Suleiman, Gemayel reject Baabda vacuum and any changes to cabinet mechanism

File photo of Phalange leader Amin Gemayel visited President Michel Suleiman at Baabda Palace on Tuesday a day after holding talks with the prime minister on his party's ...
File photo of Former Lebanese Presidents Michel Suleiman (L) and Amin Gemayel at the Baabda Palace

Former Lebanese Presidents Michel Suleiman and Amin Gemayel and  seven cabinet ministers met on Wednesday at Gemayel’s residence in Sin el-Fil to discuss the controversial decision-making mechanism of the cabinet and rejected  the ongoing vacuum at the presidency.

Gemayel , who also heads up the Phalange party said after the talks: “The vacancy at the Baabda Palace would not have persisted had it not been for the coup against the constitution.”

The gatherers voiced their support for Prime Minister Tammam Salam’s efforts “that are aimed at creating a productive atmosphere at the cabinet.”

“The election of a president will restore normal functioning to institutions as he is the guarantor of Lebanon’s unity, entity, and institutions,” added Gemayel.

“The current mechanism at the cabinet was approved by all and it has facilitated government. We are therefore now creating problems out of nothing,” said the Phalange party  leader.

Prior to  the meeting, Suleiman met with Maronite Patriarch Beshara al-Rahi in Bkirki.

He stressed the need to continue with the current mechanism until the election of a president.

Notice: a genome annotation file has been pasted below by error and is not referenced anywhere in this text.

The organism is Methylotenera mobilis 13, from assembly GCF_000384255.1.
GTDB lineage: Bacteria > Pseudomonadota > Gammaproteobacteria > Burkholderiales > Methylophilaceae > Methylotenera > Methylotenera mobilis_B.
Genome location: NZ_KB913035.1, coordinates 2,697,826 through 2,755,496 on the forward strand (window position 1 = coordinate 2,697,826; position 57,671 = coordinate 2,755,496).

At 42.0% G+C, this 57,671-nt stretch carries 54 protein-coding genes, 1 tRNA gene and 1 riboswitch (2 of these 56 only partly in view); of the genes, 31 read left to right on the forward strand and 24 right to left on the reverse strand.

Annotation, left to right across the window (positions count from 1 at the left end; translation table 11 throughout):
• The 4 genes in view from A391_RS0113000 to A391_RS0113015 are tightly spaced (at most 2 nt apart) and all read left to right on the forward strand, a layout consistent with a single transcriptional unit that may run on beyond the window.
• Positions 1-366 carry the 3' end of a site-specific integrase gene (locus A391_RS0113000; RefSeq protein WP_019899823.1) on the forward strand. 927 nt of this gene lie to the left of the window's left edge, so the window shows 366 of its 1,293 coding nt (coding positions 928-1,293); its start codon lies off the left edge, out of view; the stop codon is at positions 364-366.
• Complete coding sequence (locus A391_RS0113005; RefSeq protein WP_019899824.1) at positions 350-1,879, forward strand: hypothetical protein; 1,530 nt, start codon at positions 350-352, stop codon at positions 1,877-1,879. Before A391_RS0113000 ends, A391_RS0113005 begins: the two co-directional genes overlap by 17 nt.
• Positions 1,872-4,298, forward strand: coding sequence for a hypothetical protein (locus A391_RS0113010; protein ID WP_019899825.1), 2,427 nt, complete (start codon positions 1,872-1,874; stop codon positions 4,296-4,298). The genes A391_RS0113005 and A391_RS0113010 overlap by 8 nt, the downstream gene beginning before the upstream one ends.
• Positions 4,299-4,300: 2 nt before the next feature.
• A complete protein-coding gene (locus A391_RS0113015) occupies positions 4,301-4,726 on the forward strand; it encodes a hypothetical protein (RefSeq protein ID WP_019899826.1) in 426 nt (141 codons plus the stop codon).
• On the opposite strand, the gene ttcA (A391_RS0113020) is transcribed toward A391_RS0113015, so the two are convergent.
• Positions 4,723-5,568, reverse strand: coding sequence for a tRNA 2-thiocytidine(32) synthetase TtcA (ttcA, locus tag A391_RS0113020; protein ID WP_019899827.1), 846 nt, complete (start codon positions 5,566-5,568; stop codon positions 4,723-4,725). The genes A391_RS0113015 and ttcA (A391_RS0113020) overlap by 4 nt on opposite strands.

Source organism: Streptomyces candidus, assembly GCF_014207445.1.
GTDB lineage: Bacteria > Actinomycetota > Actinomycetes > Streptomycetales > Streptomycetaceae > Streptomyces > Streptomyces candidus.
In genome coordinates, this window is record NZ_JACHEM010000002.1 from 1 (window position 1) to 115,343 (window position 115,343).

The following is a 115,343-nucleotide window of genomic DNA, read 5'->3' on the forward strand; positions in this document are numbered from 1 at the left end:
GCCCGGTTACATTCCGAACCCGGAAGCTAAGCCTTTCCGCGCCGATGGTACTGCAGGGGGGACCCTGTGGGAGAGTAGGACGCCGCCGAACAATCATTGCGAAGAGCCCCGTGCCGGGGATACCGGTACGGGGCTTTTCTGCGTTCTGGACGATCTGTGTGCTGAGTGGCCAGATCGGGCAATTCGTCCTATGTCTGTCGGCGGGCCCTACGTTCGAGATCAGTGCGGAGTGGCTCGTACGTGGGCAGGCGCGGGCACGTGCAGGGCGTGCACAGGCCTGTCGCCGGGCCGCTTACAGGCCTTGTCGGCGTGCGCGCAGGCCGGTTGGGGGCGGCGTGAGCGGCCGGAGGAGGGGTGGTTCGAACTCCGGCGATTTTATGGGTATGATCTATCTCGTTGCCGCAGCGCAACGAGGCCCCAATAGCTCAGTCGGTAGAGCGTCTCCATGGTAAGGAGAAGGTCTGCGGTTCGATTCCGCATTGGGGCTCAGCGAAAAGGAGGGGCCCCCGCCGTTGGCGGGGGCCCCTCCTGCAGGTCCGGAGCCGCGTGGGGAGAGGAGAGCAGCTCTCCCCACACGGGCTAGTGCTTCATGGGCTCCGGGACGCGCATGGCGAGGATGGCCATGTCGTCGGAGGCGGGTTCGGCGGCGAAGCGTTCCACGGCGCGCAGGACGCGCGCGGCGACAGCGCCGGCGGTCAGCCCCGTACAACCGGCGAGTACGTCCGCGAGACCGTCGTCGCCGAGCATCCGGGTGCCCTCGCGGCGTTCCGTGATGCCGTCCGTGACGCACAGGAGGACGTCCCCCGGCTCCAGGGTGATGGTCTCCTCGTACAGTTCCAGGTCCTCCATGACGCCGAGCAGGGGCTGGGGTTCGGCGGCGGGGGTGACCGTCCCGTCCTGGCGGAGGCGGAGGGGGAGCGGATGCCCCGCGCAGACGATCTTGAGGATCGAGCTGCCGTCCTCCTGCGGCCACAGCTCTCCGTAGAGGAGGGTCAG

The grouping opposes the changes on the mechanism called for by Prime Minister Tammam Salam.

The current mechanism requires the unanimous support from all the ministers on the cabinet decisions and was adopted after the government assumed the authorities of the head of state in accordance with the constitution following the end of Suleiman’s tenure in May last year.

In other words ,under the current mechanism, decisions must be approved by all 24 ministers.

But Salam wants to amend the mechanism after several cabinet members began exercising veto power, stalling several projects.

According to  Article 65 of the Constitution, which stipulates how Cabinet decisions must be made if a unanimous vote cannot be secured, then regular Cabinet decisions may pass by a simple majority, and major ones – as outlined in the article – by a two thirds majority.

The Lebanese parliament failed last week  and for the 18th time in a row to elect a president to replace l Suleiman whose term ended
on May 25.

As in the past sessions the parliament was unable to reach a quorum because the Iranian backed Hezbollah militant group and its ally MP Michel Aoun’s Change and Reform bloc MPs boycotted the sessions.

Speaker Nabih Berri postponed to March 11 , 2015 Lebanon’s presidential election.